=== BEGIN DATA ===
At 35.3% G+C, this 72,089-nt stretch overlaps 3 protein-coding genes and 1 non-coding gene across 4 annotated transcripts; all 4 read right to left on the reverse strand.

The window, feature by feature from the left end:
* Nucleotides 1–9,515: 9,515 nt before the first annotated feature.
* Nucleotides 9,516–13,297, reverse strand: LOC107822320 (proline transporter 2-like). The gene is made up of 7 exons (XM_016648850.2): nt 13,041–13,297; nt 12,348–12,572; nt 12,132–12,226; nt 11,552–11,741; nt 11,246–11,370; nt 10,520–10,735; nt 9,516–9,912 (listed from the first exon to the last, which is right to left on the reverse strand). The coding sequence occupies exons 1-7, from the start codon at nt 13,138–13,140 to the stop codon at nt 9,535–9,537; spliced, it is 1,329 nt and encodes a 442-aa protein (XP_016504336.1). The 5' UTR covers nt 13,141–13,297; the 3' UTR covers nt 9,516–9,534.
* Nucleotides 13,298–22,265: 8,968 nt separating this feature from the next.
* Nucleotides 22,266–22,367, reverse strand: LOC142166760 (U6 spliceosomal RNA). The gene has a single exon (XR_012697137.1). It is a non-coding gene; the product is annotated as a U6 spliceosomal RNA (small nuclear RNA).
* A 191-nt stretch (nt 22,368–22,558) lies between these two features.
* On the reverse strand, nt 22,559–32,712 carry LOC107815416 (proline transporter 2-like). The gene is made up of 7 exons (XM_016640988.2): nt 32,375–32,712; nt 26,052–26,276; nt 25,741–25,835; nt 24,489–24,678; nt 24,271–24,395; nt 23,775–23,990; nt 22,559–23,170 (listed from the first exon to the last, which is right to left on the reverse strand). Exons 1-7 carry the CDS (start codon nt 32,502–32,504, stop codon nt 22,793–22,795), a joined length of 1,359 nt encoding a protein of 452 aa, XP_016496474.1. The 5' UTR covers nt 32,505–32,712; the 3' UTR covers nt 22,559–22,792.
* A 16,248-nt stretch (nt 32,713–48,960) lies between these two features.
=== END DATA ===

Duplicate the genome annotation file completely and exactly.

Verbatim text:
At 35.3% G+C, this 72,089-nt stretch overlaps 3 protein-coding genes and 1 non-coding gene across 4 annotated transcripts; all 4 read right to left on the reverse strand.

The window, feature by feature from the left end:
* Nucleotides 1–9,515: 9,515 nt before the first annotated feature.
* Nucleotides 9,516–13,297, reverse strand: LOC107822320 (proline transporter 2-like). The gene is made up of 7 exons (XM_016648850.2): nt 13,041–13,297; nt 12,348–12,572; nt 12,132–12,226; nt 11,552–11,741; nt 11,246–11,370; nt 10,520–10,735; nt 9,516–9,912 (listed from the first exon to the last, which is right to left on the reverse strand). The coding sequence occupies exons 1-7, from the start codon at nt 13,138–13,140 to the stop codon at nt 9,535–9,537; spliced, it is 1,329 nt and encodes a 442-aa protein (XP_016504336.1). The 5' UTR covers nt 13,141–13,297; the 3' UTR covers nt 9,516–9,534.
* Nucleotides 13,298–22,265: 8,968 nt separating this feature from the next.
* Nucleotides 22,266–22,367, reverse strand: LOC142166760 (U6 spliceosomal RNA). The gene has a single exon (XR_012697137.1). It is a non-coding gene; the product is annotated as a U6 spliceosomal RNA (small nuclear RNA).
* A 191-nt stretch (nt 22,368–22,558) lies between these two features.
* On the reverse strand, nt 22,559–32,712 carry LOC107815416 (proline transporter 2-like). The gene is made up of 7 exons (XM_016640988.2): nt 32,375–32,712; nt 26,052–26,276; nt 25,741–25,835; nt 24,489–24,678; nt 24,271–24,395; nt 23,775–23,990; nt 22,559–23,170 (listed from the first exon to the last, which is right to left on the reverse strand). Exons 1-7 carry the CDS (start codon nt 32,502–32,504, stop codon nt 22,793–22,795), a joined length of 1,359 nt encoding a protein of 452 aa, XP_016496474.1. The 5' UTR covers nt 32,505–32,712; the 3' UTR covers nt 22,559–22,792.
* A 16,248-nt stretch (nt 32,713–48,960) lies between these two features.